the palimpsests that carry us over, selected works from 2018-2022
Mixed media installation
Presented by Wa Na Wari
“I’m interested in using art as a container for Black collective inquiry. Art as Black geographic praxis. I’ve used academic research, family archiving and conversation, and art to create a bird’s eye view that expands over Black life and geography. Black citational practice, written and lived between the body, place, and page are spatialized through craft and collaboration in homage and reverie. The alluvial nature of Black collective thought and our physical relationship to land, water, and sky are brought into form here as atlas, blueprint and evocation. Black imaginaries are seen through a telescope that collapses past and present in experimental research. Magnifying undersung activist histories and Black families (including my own) in their everyday, as they move along roadways and waterways, by force or by choice, under bright skies, in joyful hardship.”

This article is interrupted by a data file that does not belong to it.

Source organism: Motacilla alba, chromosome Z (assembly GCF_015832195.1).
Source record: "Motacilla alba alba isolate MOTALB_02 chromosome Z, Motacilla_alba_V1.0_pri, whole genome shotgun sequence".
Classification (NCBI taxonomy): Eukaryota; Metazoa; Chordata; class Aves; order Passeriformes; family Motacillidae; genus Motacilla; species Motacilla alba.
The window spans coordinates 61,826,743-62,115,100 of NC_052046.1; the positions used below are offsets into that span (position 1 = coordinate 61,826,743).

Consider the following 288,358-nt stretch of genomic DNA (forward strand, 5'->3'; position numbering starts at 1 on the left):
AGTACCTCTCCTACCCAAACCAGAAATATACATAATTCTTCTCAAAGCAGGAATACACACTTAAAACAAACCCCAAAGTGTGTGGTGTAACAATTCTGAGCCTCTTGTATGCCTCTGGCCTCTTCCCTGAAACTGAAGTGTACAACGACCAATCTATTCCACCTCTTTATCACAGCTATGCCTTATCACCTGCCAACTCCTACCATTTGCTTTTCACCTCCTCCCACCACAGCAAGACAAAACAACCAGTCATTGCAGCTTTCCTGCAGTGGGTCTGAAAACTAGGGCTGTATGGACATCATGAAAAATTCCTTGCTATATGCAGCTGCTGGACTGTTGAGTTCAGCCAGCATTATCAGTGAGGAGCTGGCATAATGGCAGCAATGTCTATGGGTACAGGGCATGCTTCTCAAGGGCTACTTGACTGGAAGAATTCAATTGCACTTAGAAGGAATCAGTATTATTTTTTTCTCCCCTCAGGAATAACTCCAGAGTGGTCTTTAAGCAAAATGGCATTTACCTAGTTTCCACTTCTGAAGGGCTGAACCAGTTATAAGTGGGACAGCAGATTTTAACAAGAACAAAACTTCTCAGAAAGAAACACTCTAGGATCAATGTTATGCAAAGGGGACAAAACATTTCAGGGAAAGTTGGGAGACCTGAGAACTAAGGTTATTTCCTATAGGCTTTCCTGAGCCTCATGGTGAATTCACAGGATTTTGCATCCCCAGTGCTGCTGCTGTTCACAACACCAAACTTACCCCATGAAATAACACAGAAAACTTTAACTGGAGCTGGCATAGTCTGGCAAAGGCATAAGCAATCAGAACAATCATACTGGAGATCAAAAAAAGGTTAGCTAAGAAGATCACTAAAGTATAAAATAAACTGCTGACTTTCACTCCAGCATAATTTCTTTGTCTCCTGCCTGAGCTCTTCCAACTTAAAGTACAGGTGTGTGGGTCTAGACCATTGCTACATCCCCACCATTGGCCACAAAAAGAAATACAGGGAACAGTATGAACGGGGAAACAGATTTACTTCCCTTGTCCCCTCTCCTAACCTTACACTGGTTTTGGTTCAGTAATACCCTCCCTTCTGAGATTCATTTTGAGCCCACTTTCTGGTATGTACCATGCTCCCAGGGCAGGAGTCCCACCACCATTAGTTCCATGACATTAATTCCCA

Sharita Towne is a multidisciplinary artist and educator based in Portland. Born and raised on the West Coast of the U.S. along Interstate 5 from Salem, OR, to Tacoma, WA, and down to Sacramento, CA. She is most interested in engaging local and global Black geographies, histories, and possibilities. In her work, a shared art penetrates and binds people–artists, audience, organizers, civic structures, sisters, cousins, and landscape–in collective catharsis, grief, and joy. Towne holds a BA from UC Berkeley and an MFA from Portland State University. Her work has received support from organizations including Creative Capital, the Fulbright Association, Art Matters, The Ford Family Foundation, Oregon Community Foundation, Oregon Humanities, Oregon Arts Commission, The Miller Foundation, the Regional Arts and Culture Council, the MRG Lilla Jewel Award, the Andy Warhol Foundation for the Visual Arts, Open Signal, SPACES in Cleveland, and the Independent Publishing Resource Center in Portland. Most recently, Towne was awarded the Fields Artist Fellowship by Oregon Humanities and the Oregon Community Foundation.